Courtesy of Tactical Life

I cinched a Sig 2-10x42mm WHISKEY5 scope to a Bergara B-14 Woodsman rifle in .270 Winchester. The scope’s battleship-gray tube and black adjustments are distinctive, classy. Its lighted reticle has nine daytime and two night-vision (infrared) settings interspersed by “off” stops. So the previous brightness setting is always just a click away. Like its 1-5x20mm and 3-15x44mm counterparts, this 21-ounce scope has a 1-inch tube. Other sights in Sig’s WHISKEY5 stable—2.4-12x56mm, 3-12x52mm and 5-25x52mm versions—have 30mm tubes. The unifying theme is 5X magnification. Quarter-MOA windage/elevation dials on all but the 1-5x20mm yield adjustment ranges to 120 minutes. The dials are resettable. Just lift and spin to zero. The 3-15x52mm and 5-25x52mm WHISKEY5 scopes have side focus/parallax dials.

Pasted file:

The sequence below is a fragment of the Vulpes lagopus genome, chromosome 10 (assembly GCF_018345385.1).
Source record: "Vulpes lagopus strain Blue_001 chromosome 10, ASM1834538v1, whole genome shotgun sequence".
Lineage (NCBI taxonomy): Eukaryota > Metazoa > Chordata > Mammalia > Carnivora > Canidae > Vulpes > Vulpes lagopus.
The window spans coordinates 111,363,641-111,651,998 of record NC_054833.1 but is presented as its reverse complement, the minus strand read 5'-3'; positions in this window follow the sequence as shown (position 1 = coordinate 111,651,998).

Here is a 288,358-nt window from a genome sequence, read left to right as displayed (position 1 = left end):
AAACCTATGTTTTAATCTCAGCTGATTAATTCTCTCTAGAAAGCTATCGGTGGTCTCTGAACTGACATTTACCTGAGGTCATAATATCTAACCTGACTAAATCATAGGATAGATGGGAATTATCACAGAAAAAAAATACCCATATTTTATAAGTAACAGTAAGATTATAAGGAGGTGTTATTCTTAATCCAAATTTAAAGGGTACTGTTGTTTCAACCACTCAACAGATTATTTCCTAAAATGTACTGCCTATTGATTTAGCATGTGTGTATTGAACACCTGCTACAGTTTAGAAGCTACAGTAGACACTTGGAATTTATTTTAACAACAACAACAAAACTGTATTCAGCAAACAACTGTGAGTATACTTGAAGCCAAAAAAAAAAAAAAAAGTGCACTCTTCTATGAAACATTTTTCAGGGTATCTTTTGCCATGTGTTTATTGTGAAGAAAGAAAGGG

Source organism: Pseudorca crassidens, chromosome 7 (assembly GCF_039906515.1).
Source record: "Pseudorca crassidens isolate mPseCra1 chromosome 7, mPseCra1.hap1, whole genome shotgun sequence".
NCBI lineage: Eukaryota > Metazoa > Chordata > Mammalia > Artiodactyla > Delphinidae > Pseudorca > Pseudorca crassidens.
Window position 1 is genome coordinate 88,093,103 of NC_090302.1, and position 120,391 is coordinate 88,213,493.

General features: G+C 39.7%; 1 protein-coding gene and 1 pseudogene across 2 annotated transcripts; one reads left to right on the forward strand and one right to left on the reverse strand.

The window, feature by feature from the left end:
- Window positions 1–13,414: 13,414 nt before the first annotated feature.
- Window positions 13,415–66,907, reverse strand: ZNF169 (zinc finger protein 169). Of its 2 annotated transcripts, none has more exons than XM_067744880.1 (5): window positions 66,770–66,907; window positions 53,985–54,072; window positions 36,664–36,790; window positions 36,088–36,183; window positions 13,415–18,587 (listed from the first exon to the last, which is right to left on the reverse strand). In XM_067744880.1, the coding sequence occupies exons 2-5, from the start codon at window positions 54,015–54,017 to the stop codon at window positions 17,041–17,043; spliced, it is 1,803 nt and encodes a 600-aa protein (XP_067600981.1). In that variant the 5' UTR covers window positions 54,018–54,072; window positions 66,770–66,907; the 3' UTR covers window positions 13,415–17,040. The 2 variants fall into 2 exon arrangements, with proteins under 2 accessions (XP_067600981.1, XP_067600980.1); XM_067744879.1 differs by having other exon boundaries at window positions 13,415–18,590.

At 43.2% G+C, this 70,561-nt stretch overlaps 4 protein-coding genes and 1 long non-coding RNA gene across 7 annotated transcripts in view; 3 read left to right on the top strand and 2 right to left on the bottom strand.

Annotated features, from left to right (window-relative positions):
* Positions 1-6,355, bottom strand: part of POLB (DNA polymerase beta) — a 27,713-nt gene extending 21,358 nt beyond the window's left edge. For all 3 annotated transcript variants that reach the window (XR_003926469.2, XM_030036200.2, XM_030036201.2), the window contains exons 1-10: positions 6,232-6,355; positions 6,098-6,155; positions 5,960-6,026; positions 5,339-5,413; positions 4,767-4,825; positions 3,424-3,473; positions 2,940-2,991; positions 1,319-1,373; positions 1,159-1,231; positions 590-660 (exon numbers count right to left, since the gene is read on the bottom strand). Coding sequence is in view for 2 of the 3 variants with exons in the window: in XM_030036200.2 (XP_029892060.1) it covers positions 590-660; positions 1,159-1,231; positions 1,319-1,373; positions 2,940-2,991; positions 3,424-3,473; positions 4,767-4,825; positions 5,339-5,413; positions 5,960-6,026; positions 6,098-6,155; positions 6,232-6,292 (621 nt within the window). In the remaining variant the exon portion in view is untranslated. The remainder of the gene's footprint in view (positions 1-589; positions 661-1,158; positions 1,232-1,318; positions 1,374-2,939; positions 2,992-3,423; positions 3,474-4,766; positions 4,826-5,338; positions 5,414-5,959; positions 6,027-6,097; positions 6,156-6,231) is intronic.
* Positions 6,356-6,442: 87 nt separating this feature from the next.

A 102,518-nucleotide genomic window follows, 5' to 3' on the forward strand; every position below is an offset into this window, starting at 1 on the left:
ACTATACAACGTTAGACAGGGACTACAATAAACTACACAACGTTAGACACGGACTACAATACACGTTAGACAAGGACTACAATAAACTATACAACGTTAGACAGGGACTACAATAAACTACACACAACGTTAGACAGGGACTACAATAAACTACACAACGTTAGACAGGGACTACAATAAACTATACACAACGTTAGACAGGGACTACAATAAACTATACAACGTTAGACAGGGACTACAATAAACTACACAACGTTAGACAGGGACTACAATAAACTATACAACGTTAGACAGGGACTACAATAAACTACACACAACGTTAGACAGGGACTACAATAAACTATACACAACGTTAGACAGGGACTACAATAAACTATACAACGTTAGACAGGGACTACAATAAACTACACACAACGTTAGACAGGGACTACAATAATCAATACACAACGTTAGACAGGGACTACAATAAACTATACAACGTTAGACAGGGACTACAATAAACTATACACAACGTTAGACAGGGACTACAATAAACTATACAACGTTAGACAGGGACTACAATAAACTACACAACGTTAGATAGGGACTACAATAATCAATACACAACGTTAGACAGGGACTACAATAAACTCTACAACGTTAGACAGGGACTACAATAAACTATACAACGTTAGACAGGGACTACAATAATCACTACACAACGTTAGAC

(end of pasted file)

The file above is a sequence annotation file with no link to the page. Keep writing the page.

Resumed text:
So, what else is new? Myriad riflescopes now have illuminated reticles, wide power ranges and turrets with multiple dials that work various kinds of magic. Well, the LevelPlex is new.

Staying Level

Optics Test: Sig Sauer’s WHISKEY5 Riflescopes

You probably know that canting, or tipping, a rifle can cause the bullet to miss its mark. The sight must be at 12 o’clock—directly above the bore—for the bullet’s arc to cross the sightline more than once. Your zero is at the second crossing. Gravity pulls the bullet from 12 to 6 o’clock. If your sightline tracks at even a slight horizontal angle to the bore, it diverges from the bullet’s path after a single crossing. The falling bullet won’t again meet the sightline because it is off to the side.

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